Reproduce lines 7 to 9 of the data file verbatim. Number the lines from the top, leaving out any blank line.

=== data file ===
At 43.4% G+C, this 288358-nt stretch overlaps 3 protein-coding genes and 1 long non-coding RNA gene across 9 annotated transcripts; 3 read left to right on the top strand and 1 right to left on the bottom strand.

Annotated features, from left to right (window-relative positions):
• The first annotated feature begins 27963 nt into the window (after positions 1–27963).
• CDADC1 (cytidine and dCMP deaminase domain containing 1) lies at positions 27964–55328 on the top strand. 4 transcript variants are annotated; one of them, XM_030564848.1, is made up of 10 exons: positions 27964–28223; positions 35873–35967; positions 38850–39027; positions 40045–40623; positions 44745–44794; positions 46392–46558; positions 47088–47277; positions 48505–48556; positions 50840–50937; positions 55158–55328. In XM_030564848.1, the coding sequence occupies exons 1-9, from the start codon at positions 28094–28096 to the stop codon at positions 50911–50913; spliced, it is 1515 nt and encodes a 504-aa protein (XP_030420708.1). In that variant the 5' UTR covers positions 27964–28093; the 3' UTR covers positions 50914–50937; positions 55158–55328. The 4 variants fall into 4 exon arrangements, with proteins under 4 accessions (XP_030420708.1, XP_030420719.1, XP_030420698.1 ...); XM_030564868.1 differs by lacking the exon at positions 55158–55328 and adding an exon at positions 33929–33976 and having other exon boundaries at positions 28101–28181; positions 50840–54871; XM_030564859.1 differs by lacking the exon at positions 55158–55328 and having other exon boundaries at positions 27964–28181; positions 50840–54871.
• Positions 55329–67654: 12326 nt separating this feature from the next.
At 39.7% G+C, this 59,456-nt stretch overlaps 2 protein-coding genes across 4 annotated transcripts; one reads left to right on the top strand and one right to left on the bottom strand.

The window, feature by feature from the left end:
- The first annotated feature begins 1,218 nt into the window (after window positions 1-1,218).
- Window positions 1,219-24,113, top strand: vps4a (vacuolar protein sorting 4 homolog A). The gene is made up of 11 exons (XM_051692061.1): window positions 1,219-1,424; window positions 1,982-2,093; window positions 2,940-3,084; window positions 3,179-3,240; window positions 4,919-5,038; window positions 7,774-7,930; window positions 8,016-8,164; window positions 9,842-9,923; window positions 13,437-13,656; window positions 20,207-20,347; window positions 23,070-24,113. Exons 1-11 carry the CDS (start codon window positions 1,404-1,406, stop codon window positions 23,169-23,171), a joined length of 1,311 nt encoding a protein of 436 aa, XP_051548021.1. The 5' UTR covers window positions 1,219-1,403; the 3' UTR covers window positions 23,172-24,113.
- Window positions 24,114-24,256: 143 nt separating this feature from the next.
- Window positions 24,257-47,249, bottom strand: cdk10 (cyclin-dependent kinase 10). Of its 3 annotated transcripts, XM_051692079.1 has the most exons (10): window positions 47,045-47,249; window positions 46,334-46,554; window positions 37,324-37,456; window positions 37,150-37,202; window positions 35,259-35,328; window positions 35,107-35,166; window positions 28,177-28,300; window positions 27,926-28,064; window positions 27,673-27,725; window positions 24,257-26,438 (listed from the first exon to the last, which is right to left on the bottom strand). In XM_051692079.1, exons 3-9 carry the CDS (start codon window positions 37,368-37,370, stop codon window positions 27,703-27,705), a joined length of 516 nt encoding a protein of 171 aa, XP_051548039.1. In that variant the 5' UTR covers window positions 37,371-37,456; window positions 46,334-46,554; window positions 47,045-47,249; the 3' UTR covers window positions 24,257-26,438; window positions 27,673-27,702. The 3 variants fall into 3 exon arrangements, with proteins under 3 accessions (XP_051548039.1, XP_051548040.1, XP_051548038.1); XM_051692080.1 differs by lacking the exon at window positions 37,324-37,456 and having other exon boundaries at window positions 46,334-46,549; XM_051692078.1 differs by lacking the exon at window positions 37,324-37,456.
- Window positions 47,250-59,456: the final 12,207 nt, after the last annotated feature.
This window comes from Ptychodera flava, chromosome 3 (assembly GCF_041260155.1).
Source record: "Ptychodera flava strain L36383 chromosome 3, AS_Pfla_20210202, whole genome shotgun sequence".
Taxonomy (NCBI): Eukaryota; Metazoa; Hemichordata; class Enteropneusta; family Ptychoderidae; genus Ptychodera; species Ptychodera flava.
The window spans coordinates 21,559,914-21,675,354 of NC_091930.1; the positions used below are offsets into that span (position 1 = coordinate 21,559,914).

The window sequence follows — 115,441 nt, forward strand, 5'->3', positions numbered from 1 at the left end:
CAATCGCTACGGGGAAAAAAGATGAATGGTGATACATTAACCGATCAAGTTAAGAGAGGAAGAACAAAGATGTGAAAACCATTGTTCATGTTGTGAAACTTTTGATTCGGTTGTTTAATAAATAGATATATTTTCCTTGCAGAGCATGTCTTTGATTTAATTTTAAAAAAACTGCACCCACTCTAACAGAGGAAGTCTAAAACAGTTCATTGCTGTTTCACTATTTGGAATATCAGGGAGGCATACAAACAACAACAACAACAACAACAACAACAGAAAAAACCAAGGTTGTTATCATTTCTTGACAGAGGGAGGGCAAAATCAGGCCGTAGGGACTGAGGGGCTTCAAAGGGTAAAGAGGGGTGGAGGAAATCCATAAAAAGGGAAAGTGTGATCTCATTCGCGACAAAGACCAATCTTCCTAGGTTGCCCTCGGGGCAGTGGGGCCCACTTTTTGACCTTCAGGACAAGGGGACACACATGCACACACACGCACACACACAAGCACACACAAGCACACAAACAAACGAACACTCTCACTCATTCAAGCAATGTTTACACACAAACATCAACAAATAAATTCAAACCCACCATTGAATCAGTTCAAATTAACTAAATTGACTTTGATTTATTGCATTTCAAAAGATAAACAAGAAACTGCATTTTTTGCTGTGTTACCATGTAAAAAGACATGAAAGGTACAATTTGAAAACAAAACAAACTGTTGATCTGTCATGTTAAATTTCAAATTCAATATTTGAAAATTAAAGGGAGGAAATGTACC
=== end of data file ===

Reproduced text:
The window, feature by feature from the left end:
- The first annotated feature begins 1,218 nt into the window (after window positions 1-1,218).
- Window positions 1,219-24,113, top strand: vps4a (vacuolar protein sorting 4 homolog A). The gene is made up of 11 exons (XM_051692061.1): window positions 1,219-1,424; window positions 1,982-2,093; window positions 2,940-3,084; window positions 3,179-3,240; window positions 4,919-5,038; window positions 7,774-7,930; window positions 8,016-8,164; window positions 9,842-9,923; window positions 13,437-13,656; window positions 20,207-20,347; window positions 23,070-24,113. Exons 1-11 carry the CDS (start codon window positions 1,404-1,406, stop codon window positions 23,169-23,171), a joined length of 1,311 nt encoding a protein of 436 aa, XP_051548021.1. The 5' UTR covers window positions 1,219-1,403; the 3' UTR covers window positions 23,172-24,113.